I could pass the asset to each call of the child but that seems unnecessary to have an extra parameter for each child method if the assets are static for the life of the child. It seems cleaner to construct the child with the assets it needs and keep each method signature focused on the intent of that method. This makes testing the child a bit cleaner as well. And since the parent is responsible for the creation of the child object, it also needs to know the assets.

I could pass a copy of the assets to each child but that seems wasteful. I don't want the parent to do the validation for the child because that would couple the parent to the logic of the child. Perhaps Rc pointers are the way to go?


Passing a reference to the assets to the child is definitely the right thing to do in Rust. I understand the tendency to store references in each struct to the things that struct's methods need, since in other languages this is commonly done. But in Rust, since it is based on the idea of single ownership, you need to think a little differently, and it is an adjustment.

In your particular case this causes a self-reference struct, as @kpreid said, and this isn't possible in Rust. More generally, holding a reference will prevent the owned object from being changed or destroyed; that might be Ok in this particular case (if it were not for the self-referencing issue), but in general it is not. So it is a good idea to get in the habit of not storing references in structs, except in certain special cases. For example, a reference to a constant is always Ok since the lifetime of the reference is 'static.

Passing a reference parameter is not at all wasteful. The cost of this is close to zero.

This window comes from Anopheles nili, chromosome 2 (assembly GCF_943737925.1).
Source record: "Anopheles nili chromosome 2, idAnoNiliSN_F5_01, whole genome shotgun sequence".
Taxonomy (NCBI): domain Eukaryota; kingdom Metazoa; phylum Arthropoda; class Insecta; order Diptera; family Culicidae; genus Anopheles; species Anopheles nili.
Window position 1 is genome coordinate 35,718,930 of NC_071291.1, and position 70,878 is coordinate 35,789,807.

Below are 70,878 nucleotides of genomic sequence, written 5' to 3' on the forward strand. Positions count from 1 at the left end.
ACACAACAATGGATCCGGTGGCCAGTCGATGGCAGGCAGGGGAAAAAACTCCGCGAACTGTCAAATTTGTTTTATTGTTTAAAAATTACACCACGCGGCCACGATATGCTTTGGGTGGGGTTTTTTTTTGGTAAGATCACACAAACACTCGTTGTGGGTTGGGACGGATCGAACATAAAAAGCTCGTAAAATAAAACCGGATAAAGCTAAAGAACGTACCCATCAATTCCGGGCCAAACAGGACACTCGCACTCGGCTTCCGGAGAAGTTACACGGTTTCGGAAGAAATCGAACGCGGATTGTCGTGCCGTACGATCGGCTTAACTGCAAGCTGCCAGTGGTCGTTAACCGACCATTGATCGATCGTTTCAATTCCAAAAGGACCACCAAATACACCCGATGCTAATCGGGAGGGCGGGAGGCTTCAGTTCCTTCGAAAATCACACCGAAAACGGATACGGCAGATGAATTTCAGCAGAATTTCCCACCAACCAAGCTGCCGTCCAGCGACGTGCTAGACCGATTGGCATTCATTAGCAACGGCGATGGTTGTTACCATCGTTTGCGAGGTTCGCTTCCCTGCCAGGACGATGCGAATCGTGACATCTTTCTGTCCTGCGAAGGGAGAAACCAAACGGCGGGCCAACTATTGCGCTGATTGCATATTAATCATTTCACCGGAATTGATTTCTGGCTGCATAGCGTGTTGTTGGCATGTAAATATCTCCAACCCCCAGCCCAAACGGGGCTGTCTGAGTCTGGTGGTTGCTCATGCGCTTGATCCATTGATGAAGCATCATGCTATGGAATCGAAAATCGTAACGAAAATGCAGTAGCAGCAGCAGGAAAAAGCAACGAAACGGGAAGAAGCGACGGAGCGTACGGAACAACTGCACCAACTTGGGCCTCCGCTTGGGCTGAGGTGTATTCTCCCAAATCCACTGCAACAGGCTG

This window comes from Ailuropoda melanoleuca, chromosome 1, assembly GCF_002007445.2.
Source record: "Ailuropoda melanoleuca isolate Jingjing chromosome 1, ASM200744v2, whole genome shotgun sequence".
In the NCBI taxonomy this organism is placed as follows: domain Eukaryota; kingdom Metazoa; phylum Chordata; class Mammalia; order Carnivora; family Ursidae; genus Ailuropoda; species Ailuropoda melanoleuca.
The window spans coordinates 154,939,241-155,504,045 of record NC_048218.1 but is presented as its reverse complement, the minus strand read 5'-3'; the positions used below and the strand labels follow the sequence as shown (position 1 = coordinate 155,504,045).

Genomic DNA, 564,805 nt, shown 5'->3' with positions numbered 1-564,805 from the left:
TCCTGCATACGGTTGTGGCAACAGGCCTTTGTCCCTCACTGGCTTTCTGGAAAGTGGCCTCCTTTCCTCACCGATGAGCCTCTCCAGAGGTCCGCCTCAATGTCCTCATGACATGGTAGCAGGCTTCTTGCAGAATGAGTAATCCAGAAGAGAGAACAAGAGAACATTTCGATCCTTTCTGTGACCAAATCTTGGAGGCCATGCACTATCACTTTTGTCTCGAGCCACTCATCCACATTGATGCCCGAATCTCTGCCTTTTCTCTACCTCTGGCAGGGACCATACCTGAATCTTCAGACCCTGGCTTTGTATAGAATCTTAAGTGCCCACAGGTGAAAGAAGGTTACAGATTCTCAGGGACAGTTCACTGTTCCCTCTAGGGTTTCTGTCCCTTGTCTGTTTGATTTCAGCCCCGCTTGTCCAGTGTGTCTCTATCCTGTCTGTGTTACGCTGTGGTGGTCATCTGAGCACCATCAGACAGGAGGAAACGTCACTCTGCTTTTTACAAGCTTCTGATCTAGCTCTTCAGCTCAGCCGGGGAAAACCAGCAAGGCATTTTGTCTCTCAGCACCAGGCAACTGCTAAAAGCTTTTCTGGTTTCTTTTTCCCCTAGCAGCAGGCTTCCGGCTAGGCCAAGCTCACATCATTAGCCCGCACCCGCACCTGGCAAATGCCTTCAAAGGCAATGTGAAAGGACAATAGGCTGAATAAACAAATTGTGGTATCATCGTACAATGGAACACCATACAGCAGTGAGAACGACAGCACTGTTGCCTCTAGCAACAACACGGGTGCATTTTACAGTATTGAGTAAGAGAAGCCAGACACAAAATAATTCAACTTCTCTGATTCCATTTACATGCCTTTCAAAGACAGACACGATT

Rc should be a great solution. It sounds like your Assets are immutable, so it will work very well with Rc. It’s as easy to use as copying the assets for each child, but copying is super cheap. The overhead of Rc compared to references is very minimal, and probably completely irrelevant compared to what else creation and usage of each Child entails. If the need ever comes up and children need to be handled in different threads concurrently, refactoring to switch to Arc should be simple, but it’s good to start out with just Rc, since Rust will reliably give you compilation errors for misuse of non thread-safe values like an Rc, anyways, if that ever comes up in the future.

Another thing you could do if you want, instead of using Rc<Assets> is to re-write Assets itself to be cheap to copy. You just put the Rc inside and do

struct Assets {
    assets: Rc<Vec<i128>>,

On that note, you could even further reduce the number of indirections here by using a Rc<[i128]>.

struct Assets {
    assets: Rc<[i128]>,

Values of type Rc<[i128]> are just as useful as Vec<i128> for immutable purposes, as the relevant API comes from the slice type [i128] in either case, anyways. It can be created by converting with .into(), utilizing this conversion implementation. The tradeoff would be that, while removing indirection is beneficial for performance, upon creating a Rc<[i128]> from Vec<i128>, any spare capacity must be removed, so if there was spare capacity, the conversion involves another copy of the data.

The same applies to Arc as well, of course.

The relevant concept is also presented well in this video: